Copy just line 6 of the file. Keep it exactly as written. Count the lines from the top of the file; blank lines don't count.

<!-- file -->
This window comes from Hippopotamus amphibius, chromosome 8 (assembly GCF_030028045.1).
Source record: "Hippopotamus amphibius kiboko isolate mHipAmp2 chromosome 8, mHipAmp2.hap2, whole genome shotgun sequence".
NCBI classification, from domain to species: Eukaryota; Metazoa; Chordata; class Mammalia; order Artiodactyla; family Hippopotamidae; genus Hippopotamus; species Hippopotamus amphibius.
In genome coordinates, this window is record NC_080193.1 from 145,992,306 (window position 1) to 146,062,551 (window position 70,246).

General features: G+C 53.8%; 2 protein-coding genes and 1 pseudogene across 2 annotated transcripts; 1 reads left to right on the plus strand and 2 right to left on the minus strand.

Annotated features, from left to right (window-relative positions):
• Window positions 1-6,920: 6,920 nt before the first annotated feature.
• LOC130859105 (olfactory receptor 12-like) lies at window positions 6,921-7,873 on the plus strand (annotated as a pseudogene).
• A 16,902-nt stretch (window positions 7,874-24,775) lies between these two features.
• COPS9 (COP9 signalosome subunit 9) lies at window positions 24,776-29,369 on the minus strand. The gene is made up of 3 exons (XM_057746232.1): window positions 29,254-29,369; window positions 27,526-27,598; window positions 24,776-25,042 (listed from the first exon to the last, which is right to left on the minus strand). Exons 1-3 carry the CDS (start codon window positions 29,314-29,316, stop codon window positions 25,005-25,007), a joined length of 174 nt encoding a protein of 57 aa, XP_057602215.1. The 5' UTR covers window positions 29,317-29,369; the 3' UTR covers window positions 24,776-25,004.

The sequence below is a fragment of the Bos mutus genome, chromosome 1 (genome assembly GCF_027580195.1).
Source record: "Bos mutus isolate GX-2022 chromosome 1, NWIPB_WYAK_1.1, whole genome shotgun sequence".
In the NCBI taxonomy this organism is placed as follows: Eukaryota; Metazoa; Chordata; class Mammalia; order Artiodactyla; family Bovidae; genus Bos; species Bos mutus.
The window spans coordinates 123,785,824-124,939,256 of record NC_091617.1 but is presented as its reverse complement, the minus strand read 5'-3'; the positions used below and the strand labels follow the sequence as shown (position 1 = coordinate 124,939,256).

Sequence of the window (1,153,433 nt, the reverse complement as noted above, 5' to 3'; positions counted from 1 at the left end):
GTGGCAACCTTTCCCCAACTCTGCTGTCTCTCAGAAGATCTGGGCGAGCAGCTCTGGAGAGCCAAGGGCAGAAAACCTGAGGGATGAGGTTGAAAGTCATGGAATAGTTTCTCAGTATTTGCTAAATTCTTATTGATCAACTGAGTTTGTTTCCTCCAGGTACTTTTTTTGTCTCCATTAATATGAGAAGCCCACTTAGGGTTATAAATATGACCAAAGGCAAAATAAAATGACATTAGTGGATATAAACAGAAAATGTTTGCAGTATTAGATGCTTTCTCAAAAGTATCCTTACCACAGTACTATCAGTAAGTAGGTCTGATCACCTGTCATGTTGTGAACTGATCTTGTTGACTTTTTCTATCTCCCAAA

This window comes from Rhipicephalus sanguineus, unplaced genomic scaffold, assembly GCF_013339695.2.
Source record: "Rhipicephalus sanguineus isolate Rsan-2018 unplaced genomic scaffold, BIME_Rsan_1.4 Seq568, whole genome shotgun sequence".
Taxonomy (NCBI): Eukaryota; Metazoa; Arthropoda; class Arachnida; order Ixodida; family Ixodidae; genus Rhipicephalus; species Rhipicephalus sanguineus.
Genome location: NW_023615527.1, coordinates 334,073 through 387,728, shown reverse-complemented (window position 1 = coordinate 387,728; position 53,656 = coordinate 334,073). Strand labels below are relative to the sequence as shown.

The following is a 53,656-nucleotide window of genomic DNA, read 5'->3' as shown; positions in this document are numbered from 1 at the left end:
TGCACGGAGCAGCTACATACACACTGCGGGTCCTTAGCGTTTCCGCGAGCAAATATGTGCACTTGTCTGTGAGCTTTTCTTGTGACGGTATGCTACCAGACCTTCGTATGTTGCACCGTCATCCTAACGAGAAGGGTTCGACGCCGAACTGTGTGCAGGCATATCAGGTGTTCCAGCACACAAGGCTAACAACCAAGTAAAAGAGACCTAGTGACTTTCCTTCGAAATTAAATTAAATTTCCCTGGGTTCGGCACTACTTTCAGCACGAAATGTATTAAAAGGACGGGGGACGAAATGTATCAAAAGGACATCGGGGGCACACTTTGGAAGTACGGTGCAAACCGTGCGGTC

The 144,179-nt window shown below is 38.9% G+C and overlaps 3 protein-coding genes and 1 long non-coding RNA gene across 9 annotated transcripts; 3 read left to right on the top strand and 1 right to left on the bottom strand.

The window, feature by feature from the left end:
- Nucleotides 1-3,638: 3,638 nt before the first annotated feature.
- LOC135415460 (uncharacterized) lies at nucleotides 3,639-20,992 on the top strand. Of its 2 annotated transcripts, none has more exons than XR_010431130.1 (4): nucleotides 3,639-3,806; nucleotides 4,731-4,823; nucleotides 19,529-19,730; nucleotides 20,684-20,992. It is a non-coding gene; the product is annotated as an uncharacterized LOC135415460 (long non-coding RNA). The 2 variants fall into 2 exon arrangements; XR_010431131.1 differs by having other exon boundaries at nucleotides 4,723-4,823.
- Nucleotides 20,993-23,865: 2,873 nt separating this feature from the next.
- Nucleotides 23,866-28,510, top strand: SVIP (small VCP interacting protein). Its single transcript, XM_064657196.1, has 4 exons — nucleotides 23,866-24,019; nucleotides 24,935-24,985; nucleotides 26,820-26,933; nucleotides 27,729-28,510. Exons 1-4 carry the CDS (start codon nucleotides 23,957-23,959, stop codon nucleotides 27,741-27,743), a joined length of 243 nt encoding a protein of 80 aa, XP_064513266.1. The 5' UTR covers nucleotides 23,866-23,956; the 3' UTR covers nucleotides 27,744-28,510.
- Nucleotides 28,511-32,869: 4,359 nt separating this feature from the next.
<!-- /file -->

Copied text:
Annotated features, from left to right (window-relative positions):